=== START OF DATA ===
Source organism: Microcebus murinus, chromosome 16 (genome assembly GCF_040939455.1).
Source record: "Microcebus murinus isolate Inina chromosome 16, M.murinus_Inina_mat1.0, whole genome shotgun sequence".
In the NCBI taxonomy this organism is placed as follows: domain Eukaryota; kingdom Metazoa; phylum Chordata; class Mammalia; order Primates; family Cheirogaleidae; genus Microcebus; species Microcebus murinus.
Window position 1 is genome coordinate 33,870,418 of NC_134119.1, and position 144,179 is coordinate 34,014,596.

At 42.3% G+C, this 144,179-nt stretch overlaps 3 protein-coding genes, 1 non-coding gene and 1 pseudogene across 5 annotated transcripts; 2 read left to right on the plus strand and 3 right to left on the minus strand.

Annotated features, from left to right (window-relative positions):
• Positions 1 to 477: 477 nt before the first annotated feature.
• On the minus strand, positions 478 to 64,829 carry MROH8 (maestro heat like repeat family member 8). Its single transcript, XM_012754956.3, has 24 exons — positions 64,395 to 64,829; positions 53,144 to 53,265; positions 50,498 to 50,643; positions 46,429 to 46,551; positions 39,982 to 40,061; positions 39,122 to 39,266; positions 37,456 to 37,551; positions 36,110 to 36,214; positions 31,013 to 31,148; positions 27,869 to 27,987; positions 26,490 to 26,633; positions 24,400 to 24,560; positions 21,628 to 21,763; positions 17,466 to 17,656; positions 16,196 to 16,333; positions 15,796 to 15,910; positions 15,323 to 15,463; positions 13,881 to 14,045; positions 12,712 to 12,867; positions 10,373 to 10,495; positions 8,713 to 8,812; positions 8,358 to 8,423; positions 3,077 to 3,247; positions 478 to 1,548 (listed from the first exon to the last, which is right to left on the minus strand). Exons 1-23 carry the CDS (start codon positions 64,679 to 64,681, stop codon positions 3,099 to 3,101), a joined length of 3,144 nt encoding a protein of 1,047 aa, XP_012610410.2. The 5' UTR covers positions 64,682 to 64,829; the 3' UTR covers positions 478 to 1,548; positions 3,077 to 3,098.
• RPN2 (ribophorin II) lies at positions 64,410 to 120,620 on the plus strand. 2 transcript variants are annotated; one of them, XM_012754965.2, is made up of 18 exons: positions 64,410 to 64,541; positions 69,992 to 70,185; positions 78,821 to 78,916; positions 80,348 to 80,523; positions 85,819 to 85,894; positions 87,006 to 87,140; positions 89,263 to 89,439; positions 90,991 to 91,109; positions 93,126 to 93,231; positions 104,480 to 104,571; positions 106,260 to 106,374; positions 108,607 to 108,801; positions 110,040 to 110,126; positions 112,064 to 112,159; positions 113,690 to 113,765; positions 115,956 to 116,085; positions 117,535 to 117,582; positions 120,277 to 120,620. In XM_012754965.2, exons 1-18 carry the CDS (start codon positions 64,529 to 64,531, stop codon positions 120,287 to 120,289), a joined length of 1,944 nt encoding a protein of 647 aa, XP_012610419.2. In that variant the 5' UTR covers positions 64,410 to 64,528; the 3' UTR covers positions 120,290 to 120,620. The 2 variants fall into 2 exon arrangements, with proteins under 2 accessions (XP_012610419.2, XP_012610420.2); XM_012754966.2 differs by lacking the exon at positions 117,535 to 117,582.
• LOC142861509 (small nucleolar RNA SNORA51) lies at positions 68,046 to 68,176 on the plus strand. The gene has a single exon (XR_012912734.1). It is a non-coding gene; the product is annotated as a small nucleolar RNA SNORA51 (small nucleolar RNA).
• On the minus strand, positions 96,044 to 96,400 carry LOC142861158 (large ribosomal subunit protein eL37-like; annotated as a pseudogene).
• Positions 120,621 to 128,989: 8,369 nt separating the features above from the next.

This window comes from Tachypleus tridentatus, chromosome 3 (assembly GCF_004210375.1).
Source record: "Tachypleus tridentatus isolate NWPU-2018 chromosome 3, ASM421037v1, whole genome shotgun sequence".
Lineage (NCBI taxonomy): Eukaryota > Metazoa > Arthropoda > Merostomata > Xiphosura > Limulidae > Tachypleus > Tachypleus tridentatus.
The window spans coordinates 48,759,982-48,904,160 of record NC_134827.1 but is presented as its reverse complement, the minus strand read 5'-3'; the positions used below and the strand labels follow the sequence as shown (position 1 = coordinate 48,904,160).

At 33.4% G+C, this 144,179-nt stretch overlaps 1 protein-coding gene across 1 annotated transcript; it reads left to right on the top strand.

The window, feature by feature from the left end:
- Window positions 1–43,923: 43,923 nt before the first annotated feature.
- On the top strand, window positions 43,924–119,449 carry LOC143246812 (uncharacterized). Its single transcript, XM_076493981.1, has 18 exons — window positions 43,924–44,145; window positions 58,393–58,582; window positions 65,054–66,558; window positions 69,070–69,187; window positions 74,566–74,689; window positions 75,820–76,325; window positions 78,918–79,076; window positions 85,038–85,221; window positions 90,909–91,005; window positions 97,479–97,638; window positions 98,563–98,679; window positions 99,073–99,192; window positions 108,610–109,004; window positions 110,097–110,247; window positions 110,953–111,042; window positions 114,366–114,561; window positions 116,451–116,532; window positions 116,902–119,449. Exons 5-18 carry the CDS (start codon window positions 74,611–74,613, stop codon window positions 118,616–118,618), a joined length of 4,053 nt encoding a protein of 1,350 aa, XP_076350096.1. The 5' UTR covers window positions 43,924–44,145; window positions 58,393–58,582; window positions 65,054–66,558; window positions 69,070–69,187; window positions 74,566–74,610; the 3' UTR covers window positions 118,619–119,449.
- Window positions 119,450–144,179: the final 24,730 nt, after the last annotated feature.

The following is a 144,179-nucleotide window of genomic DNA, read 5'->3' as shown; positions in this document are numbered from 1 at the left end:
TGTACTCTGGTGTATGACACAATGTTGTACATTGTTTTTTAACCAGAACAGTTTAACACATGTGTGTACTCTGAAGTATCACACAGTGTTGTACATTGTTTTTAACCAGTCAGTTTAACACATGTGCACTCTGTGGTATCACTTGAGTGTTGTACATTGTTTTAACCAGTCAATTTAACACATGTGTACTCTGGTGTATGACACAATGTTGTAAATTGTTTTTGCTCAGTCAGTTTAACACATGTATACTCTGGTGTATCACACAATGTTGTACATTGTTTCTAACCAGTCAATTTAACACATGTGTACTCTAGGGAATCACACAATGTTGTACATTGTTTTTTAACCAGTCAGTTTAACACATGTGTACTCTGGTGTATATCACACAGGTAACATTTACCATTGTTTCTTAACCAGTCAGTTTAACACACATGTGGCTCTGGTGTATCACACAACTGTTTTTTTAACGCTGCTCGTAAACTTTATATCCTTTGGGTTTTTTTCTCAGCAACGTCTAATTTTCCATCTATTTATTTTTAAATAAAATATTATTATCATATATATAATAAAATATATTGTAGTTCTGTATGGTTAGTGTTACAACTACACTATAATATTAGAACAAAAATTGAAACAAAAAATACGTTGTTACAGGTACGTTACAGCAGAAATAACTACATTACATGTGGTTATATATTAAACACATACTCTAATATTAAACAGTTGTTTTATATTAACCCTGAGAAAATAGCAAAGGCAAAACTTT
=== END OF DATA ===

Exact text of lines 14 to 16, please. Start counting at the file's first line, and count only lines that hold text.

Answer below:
Source record: "Tachypleus tridentatus isolate NWPU-2018 chromosome 3, ASM421037v1, whole genome shotgun sequence".
Lineage (NCBI taxonomy): Eukaryota > Metazoa > Arthropoda > Merostomata > Xiphosura > Limulidae > Tachypleus > Tachypleus tridentatus.
The window spans coordinates 48,759,982-48,904,160 of record NC_134827.1 but is presented as its reverse complement, the minus strand read 5'-3'; the positions used below and the strand labels follow the sequence as shown (position 1 = coordinate 48,904,160).